Three members of art collective Pussy Riot convicted over a “punk prayer” at a church should have been given a suspended sentence, not a real jail term, Russian Prime Minister Dmitry Medvedev said on Wednesday.
“Prolonging the prison confinement seems unproductive in this case,” Medvedev said at a meeting with the members of the ruling United Russia party, which he heads.
“I feel sick from what they’ve done, their appearance and the hysteria that accompanies everything that happens. I’m simply disgusted,” said Medvedev, who enjoyed a liberal reputation during his stint as president in 2008-2012.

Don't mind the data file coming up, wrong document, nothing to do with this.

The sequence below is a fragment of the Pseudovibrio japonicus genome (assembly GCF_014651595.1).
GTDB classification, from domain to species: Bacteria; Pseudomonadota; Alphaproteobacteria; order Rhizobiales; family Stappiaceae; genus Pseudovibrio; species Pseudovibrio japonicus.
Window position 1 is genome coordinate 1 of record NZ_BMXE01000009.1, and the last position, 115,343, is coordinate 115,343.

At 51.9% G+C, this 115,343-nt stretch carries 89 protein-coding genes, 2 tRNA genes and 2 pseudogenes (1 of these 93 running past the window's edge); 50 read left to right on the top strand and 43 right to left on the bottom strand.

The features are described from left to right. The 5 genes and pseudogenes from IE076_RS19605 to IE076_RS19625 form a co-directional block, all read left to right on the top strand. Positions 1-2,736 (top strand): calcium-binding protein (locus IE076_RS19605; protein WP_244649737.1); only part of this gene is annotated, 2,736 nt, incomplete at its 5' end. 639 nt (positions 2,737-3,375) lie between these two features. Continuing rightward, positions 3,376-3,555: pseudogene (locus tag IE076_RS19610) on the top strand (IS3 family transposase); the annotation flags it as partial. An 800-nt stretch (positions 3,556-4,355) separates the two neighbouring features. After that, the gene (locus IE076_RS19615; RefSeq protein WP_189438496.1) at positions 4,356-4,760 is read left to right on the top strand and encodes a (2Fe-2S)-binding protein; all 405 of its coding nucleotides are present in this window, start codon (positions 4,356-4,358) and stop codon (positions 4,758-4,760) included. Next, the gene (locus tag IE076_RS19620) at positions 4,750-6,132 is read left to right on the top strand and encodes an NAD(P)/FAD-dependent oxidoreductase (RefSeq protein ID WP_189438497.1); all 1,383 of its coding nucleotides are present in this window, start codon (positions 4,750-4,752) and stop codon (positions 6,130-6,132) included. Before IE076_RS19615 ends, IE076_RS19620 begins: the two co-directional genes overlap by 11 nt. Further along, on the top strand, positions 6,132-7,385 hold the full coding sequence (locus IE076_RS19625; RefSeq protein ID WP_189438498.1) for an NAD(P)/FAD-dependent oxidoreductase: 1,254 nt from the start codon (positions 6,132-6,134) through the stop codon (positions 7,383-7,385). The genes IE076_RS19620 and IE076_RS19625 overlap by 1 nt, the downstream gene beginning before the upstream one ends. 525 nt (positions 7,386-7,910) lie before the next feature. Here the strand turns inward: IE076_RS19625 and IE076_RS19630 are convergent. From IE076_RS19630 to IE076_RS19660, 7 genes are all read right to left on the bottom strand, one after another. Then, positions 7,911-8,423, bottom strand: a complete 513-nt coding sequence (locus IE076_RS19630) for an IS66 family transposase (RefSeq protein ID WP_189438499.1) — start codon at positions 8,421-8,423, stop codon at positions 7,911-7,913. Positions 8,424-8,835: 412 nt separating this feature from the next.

But he added that the five months the three convicts have served in pretrial detention were sufficient punishment.
Pussy Riot members, who were arrested in March, were given two years behind bars in August for hooliganism motivated by religious hatred.
Group members, who were recognized prisoners of conscience by Amnesty International in April, insisted their performance was purely political, targeting the newly flourishing alliance between the church leadership and Vladimir Putin ahead of March presidential elections.
The group appealed the court verdict, which is currently pending.